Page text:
Ask questions as you would in an employment interview. Identify key responsibilities of the position and ask questions related to the applicant's ability and/or experience in that area. Ask about their scope of responsibility, quality of performance, general output, and their ability to get along with supervisors, subordinates, and coworkers. Keep in mind that the purpose is to elicit information from the past employer about the applicant's ability to perform the essential functions of the job. Non-directive questioning should encourage this type of information. Use directive questions to follow up, especially if the response is vague. Often a former employer will not disclose negative information unless asked directly. Make sure you have a clear picture of the applicant's strengths and weaknesses before you end the reference call.
As a standard practice, the following areas should be explored:
... confirmation of employment dates (month and year);
... job titles (formal and informal);
... dependability and follow through on assignments;
... reason for termination;
... possibility for rehire; (A former employer's reluctance to rehire should be cause for concern, however, some firms have a general policy prohibiting rehires. If this is the case it should be noted.)
... performance problems.
To find the truth, you have to ask probing questions.
... How does the candidate compare to the person who is doing the job now? Or, what characteristics will you look for in the candidate's replacement?
... When there was a particularly urgent assignment, what steps did the candidate take to get it done on time?
... Since none of us is perfect at everything we do, please describe some of his or her shortcomings.
... Have you seen the candidate's current resume? Let me read you the part that describes his or her job with your organization. (Stop at each significant part, and ask the reference for a comment.)
... Not all employees like everyone with whom they work. What kind of people did the candidate have problems with?
... Did you ever have to talk with the candidate about performance problems? If so, please indicate what the issues were. Was the employee ever disciplined?
How to Evaluate References Effectively
Whether the initial reference is favorable or unfavorable, always get a second opinion.
Be objective. Neither longevity on the job, nor promotions and raises, are necessarily proof that an employee was much more than adequate. Sometimes incompetent people who were very well-liked have been known to not only survive on the job, but also to advance.
Take the time to check references. It's worth it. Checking references can be a time consuming task and some managers have abandoned the idea of doing little more than a cursory verification of a few facts. Because the cost to an organization of a hiring mistake is high, it is preferable to take the time to make the correct selection decision in the first place.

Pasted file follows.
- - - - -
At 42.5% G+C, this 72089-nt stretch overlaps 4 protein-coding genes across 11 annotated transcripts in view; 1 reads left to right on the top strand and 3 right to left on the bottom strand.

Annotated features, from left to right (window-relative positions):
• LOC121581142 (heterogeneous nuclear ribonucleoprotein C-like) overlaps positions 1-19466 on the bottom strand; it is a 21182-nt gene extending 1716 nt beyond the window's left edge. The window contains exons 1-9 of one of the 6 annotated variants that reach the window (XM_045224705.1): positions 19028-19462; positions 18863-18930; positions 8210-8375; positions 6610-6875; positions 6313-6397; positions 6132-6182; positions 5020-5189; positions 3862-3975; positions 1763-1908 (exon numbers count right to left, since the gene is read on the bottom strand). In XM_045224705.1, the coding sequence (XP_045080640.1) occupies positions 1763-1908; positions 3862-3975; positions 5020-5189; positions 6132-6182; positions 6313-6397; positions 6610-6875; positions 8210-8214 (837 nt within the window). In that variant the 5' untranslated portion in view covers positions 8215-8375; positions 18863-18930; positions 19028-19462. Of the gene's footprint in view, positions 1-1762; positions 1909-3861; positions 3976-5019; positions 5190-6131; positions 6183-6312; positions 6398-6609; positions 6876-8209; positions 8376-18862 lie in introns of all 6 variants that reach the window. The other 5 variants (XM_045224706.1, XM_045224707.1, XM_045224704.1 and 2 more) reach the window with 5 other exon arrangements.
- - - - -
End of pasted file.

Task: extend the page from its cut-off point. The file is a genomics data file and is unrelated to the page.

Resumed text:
After completing the selection process including evaluation of written materials, interview, work samples (if used), and reference checking, it is now time to review all information gathered about your applicants. It is your task to rate job-related skills and the candidate's fit with your department. Match applicant data with the skills and qualities identified at the beginning of the selection process. In most cases, the basis for selection decision should be guided by the candidate's predicted skill in doing the job. As you review applicant qualifications, eligible veteran and disabled veteran applicants as defined in ORS 408.225 must be given a 5% (veterans) or 10% (disabled veterans) preference. If two candidates are equally qualified, affirmative action should be considered. The UO affirmative action policy states: "If among the finalists there is a woman or minority candidate, that candidate shall be chosen unless another candidate is demonstrably better qualified." For classified positions, another factor to consider with two equally qualified finalists is whether they are current classified employees. In this case, select the person with greatest seniority.
If it is impossible to make a selection at this point, you may want to consider scheduling an additional interview or conducting additional reference checks. If you feel none of the applicants are qualified, you may choose to re-recruit. The Employment Manager is available for consultation.
Once you have selected a top candidate for a classified position, you should notify the Employment Manager. If hiring an academic position, a compliance statement should be completed and submitted to the Office of Affirmative Action & Equal Opportunity for approval.
Supervisors are responsible for maintaining all documentation related to a job search. Under current UO archive rules, these records must be maintained for three years. This documentation helps protect the University and your department in cases of complaints or charges of discrimination and also provides the framework for your next search.
Documentation should include items related to the vacancy: position description; recruiting announcement; copy of ads (including where and when they were placed); list of recruitment sources; names of search/interview panel members. Documentation must also include things related to all applicants: applications; resumes; reference letters; supplemental questionnaires and rating forms; interview notes (include the names of note takers); reference check notes; documentation of work samples. In short, document everything you take into consideration when making the hiring decision.